With Paul LePage as governor, Maine’s environment would be open to pillaging by polluters and developers.

So say two recent television ads, one paid for by LePage’s opponent Libby Mitchell and the other by the Democratic Governors Association.

In Mitchell’s ad, a sailboat glides by in the background as Mitchell says her opponent will force Mainers “to choose between jobs and the environment.”

“What makes Maine unique is our natural beauty, but today it’s being threatened,” Mitchell says. “Paul LePage wants to eliminate our environmental protections that keep our waters clean and our air pure.”

The ad ends with a bucolic Maine harbor scene that includes three wind turbines turning silently in the background, a nod to Mitchell’s support for wind power.

The second spot goes further, opening with an aerial coastal scene that includes a stunning view of a lighthouse.

“Here in Maine, this is what’s key to our economy, our jobs, our quality of life,” intones an unidentified female narrator as the scene switches to another shot of the Maine coastline.

Suddenly, a nuclear power plant plops into the scene.

“How about adding a nuclear power plant to that picture?” the narrator says in a skeptical tone. “Paul LePage says we should.”

Next, the ad shows a scene of crashing surf. Wham — a burning oil rig slams down on the coastline.

“Offshore drilling along our coast?” the narrator continues. “LePage says he strongly supports it, even before cleaner alternatives like wind power. And he’d make the state Department of Environmental Protection friendlier to the developers and polluters.”



Brent Littlefield, a LePage campaign strategist, said the ads are misleading. LePage enjoys the outdoors and has never argued that the state has to choose between jobs and the environment, he said.

“Paul LePage is not running for governor to harm the people of Maine,” Littlefield said. “He’s running for governor to improve the lives of the people of Maine.”

But LePage’s own words provide plenty of ammunition for his opponents.

In a profile of LePage April 22 on, LePage said that if he is elected governor, “Day one, I come down to Kittery and take down the sign ‘Maine, the way life should be’ and put up one that says ‘Maine, open for business,’ with the governor’s phone number underneath.”

In the same interview, Le Page said DEP regulations often “serve no purpose but to cost businesses money.”

LePage has said that he would like to ease DEP regulations and make the process less “one-sided” and adversarial. He wants to move the DEP to the Department of Agriculture.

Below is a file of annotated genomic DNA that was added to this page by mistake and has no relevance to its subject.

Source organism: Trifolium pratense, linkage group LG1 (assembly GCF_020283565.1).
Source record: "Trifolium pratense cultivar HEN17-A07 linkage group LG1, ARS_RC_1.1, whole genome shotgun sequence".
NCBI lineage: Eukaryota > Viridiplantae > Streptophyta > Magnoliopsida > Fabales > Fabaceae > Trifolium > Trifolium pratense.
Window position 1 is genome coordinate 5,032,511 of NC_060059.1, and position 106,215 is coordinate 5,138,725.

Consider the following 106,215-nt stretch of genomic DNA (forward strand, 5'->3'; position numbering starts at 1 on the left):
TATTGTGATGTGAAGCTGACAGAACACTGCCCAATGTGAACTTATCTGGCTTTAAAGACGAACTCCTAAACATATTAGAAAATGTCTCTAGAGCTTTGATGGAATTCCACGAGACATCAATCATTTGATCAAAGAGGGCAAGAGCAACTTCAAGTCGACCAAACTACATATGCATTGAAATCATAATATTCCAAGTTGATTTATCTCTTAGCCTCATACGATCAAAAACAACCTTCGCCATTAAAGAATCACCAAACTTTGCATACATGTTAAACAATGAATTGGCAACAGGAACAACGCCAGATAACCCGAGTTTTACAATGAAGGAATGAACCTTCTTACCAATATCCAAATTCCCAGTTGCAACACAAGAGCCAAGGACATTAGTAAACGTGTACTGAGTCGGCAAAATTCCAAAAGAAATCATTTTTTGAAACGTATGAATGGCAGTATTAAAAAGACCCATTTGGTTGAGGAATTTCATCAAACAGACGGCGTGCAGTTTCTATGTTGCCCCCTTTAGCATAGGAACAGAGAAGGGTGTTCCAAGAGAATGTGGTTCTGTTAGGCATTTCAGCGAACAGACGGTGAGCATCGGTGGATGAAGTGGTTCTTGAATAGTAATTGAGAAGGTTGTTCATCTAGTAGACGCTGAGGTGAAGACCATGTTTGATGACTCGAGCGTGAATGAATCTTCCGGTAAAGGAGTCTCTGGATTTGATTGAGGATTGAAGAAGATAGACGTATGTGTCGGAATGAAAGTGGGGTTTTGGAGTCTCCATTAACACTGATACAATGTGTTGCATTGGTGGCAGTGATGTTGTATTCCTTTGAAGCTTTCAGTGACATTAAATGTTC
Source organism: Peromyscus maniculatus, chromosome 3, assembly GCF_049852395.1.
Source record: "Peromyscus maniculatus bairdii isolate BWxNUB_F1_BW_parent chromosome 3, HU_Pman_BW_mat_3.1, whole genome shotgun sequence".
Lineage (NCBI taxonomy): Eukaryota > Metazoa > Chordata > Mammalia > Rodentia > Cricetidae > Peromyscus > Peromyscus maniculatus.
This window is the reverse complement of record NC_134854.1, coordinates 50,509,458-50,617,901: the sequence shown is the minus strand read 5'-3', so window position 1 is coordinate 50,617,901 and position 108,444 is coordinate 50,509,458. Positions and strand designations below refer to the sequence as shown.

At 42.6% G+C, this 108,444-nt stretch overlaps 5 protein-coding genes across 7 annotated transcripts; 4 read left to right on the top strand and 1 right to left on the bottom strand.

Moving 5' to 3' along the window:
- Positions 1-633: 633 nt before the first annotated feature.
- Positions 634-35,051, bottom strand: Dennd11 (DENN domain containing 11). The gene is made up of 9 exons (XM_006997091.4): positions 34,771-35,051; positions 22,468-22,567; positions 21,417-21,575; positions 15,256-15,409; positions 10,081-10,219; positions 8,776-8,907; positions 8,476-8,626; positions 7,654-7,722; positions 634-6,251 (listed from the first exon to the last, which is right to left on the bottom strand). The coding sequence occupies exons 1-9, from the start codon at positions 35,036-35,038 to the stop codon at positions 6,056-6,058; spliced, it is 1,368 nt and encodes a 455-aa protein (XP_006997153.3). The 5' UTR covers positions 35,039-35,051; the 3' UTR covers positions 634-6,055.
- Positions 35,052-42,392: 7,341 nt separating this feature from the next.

On energy policy, LePage has said that he wants to look at all sources of energy, from wind power to liquefied natural gas, and that his priority will be to lower Mainers’ electricity bills.

At a public forum in Bangor in August, however, LePage said it is too early to be focusing on wind farms as an energy source.

“I favor nuclear. I favor hydro,” he said, in an article Aug. 26 in the Bangor Daily News. “I honestly believe at the present time that we need to keep studying wind to make it commercially viable, but I would much rather put my energies into hydro and nuclear power.”

In an interview earlier, with Maine Public Broadcasting, LePage said, “Quite frankly, I think Maine is ripe for a nuclear power plant.”

What about Mitchell’s claim that LePage strongly supports offshore oil drilling? In a debate on energy policy Sept. 23 at the University of Southern Maine, LePage said he would “never say never” to the idea of offshore drilling in state waters.



Mitchell ends her ad by saying, “Our environment is the engine of our economy, to be treasured and not exploited,” tying the environment to the economy. Mitchell is addressing a primary concern of voters: the lack of jobs in this struggling economy. Tourism and other sectors of Maine’s economy depend on the state’s reputation for clean air and water.

But when Mitchell says “Maine is about having a good job and a great environment. As governor, I’ll never sacrifice either,” she appears to be promising more than she can deliver.

All politicians eventually face a situation where they have to compromise.